I love it when I get new stuff in, particularly if I have had a creative surge and a managed to get a whole heap of manuscript writing done – It’s always great when things are going well, it’s a wonderful feeling to make solid progress on something as complicated as a manuscript – but there is another reason why I like it and that reason is that I can now use it for further inspiration.
That’s right, that new stuff works in more ways than one.
I don’t read through my manuscript-in-progress every day. That quickly becomes impossible. It’s not a good idea in any case. The best way to see your work clearly is to shelve it for a bit so you can see it with fresh eyes and a clear mind. That said, it is – at the same time – important to read your work many times through the creative process to be sure everything is as it should be as you progress.
There are many chosen ways of balancing this, I’m sure, but when I have to read, I make good use of it. I read when I hit a problem, slow down or somehow lose my way, which is easy to do when you’re handling multiple threads, especially if you have been shuffling things around. That’s when I sit down and read through what I have created to date.
This practice of reading through only at problem times not only allows me to check how it stands so far, it also helps me get a fresh feel for the threads and weight and balance, but on top of that, it gives me a huge boost to continue on and often clears up whatever that problem was that stopped me in the first place!
That’s mainly because of the new stuff.
By the time I sit down to read it, all the fresh stuff that has gone into the work since the last time I read it through is – naturally – fresh. A lot of it has been forgotten, but most importantly it has not been read before. I get a real kick out of such a read through because it’s like a new book. I remember my last read through, I remember what I had, so “finding” all this new material frequently leaves me delighted. I cannot be disappointed, either, even if I bump into poor stuff. If something there is not up to scratch, hey, that’s good news, too, because I know that bit isn’t working and out it comes. Or I fix it. It’s all progress.
Most often, though, I feel inspired by my read through. Sometimes, if I’ve really dragged my feet to get going and don’t get to it until late in the day – then I find I’m so fired up I wish I’d read it earlier!
With every read through I also edit and polish, making both of those things a joy as well.
Does it get any better than this?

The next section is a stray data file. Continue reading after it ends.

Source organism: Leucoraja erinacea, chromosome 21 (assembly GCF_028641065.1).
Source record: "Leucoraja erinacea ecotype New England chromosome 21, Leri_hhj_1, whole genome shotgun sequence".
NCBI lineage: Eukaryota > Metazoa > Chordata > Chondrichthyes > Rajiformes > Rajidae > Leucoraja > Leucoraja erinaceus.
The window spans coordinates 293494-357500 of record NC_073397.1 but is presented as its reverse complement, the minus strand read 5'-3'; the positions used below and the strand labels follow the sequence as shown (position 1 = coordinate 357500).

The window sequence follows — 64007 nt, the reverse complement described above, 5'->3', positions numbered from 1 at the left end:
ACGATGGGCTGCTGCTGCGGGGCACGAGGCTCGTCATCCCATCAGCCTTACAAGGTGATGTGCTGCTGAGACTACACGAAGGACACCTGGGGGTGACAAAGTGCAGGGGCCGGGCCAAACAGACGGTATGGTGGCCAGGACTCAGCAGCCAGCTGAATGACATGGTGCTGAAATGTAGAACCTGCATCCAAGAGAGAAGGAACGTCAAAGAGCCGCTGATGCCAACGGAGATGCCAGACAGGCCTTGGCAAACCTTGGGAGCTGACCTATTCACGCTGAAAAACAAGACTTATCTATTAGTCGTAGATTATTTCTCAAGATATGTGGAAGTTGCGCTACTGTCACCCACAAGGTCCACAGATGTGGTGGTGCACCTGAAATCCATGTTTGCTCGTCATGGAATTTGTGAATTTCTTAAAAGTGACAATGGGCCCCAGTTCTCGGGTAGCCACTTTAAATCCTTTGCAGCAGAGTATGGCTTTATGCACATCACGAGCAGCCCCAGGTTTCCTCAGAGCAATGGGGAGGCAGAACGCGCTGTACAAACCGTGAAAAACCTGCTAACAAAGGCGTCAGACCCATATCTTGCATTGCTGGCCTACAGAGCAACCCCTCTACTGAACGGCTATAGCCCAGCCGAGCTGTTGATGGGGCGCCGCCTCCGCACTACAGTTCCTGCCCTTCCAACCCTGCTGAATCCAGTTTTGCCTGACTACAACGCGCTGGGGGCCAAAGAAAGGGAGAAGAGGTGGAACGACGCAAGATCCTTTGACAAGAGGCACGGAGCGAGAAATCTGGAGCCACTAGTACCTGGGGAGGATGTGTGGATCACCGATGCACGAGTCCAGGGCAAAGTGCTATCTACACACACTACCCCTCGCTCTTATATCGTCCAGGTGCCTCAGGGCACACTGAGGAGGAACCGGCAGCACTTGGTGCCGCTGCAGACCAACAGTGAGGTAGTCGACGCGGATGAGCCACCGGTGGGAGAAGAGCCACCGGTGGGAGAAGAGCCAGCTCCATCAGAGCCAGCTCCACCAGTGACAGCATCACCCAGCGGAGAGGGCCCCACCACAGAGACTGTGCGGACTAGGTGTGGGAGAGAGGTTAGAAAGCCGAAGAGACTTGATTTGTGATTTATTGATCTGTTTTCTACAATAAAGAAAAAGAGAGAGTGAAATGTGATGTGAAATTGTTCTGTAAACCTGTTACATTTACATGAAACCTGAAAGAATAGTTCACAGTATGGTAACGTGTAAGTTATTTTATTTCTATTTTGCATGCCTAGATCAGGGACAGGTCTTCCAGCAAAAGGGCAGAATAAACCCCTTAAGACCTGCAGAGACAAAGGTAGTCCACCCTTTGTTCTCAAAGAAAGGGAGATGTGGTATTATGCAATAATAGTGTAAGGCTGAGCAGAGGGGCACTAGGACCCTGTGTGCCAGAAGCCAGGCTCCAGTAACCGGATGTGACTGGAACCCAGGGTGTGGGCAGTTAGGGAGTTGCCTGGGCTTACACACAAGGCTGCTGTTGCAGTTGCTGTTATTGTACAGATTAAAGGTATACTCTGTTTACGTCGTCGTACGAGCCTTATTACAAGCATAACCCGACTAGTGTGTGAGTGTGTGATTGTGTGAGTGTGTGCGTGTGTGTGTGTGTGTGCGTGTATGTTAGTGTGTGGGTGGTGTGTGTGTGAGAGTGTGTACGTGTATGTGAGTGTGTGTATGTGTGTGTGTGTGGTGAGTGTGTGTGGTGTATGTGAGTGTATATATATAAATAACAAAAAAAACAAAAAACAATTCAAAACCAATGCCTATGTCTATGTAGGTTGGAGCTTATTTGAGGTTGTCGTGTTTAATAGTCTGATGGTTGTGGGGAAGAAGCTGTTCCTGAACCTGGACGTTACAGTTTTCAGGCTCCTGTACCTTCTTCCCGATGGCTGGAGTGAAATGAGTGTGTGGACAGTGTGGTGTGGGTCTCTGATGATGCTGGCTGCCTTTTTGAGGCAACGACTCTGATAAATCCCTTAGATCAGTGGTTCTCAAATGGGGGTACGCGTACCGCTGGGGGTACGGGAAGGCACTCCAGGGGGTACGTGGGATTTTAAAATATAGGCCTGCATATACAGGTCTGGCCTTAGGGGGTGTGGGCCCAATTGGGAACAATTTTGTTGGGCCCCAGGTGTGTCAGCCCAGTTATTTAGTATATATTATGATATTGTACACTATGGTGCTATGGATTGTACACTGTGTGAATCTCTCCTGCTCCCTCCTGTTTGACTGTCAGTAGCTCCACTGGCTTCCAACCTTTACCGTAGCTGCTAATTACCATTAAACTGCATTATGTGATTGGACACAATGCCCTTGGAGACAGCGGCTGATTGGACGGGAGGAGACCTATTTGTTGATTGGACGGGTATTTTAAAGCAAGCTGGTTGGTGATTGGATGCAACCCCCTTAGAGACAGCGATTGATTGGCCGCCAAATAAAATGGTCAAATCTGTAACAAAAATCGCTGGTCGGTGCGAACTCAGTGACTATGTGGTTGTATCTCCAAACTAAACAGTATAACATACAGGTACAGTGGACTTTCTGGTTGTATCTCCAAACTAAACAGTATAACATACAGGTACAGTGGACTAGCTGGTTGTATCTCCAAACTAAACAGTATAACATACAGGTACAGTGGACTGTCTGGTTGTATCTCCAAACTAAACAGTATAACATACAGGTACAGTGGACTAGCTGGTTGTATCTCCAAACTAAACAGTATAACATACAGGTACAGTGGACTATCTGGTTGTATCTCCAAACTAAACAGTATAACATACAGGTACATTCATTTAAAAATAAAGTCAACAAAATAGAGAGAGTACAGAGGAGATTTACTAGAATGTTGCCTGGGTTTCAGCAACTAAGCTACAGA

I read it after it’s all finished, too, of course, but in the meantime, it is during the problem times that I choose to read my own work. When I’m stuck, I use my own new stuff to help me over the hurdle and continue on.
In effect, these two jobs – getting through a creative pause and reading – are better combined because (for me) each boosts the other. The creative pause gives me the push to read and appreciate what I have so far created, and reading the manuscript gives me the prompt to get over the creative pause.
It’s a win-win.
What about you? How do you do it? Do you like to combine those things, too, or do you prefer to keep them separate? Are there other ways out there?
Yes, I’m asking. 🙂
Have a great day, everyone.
When I work on a project, I free write everything I want until I tire, go do something else then the next day I go back through, fix all the spelling errors and what not, but no a major overhaul, free write again — rinse and repeat. Usually when I go back through I see everything clearer than the day before and it helps me get started for the day. When I finish a ‘part’ I go through the entire thing take notes and do a major overhaul, do it again until the project is done then I put it away for a predetermined length of time depending on the piece. I didn’t adopt this system until my second novel, but it works well.
Hi Nina – I like it. So each day you give yourself that boost forward by looking back at your freshest stuff. Yes, I do that too from within a section (because I’m still working there). That sounds like a great way just to get going on a daily basis, that would refresh where you’re at and get the excitement to go forward as well. Sounds great! 🙂
I’m not one of those writers that fills a scene with HHHH because I can’t think of anything. So last night I had to write the conclusion of one of the battles in my NaNo novel, but couldn’t think of the inside of the GOLEM (MECHA) so I bare boned it, the pilot got out impaled, now after the time I know what it looks like on the inside.
I’m with you – I’ve done that too. If I want to catch the action while it’s flying through my mind and I get to a bit I have to describe, I’ll mark the spot and come back to it. Sometimes it works on the fly. Other times, once my subconscious has had a go at it, it’ll come out better on the second (or third or fourth) time through.
We sound like we write alike to some extent. 🙂
I like the sound of the pilot impaled. Grabs the imagination. 😀
Everyone got hurt in that battle. Nina went crazy and broke everyone’s arms.I just knew I wanted her skewered, didn’t know how. lol
What can I say – Well done! 😀
Wow, it looks like you really enjoyed the process, Allyson. you remember how each process and the feeling on it. Great. it really nice to read this post. I feel the enjoyment too. 🙂
And, yeah, it has been a long break for me reading your blog. 🙂
Nice to see you again. 🙂
Busy days for both of us, I think. I’ve not been around, either, but I have not forgotten you! 🙂
Aw, nice to hear this. 🙂
Hi Yuna! Thank you – yes, getting enjoyment from the process is what it’s all about. 😀
Indeed, Allyson. 😀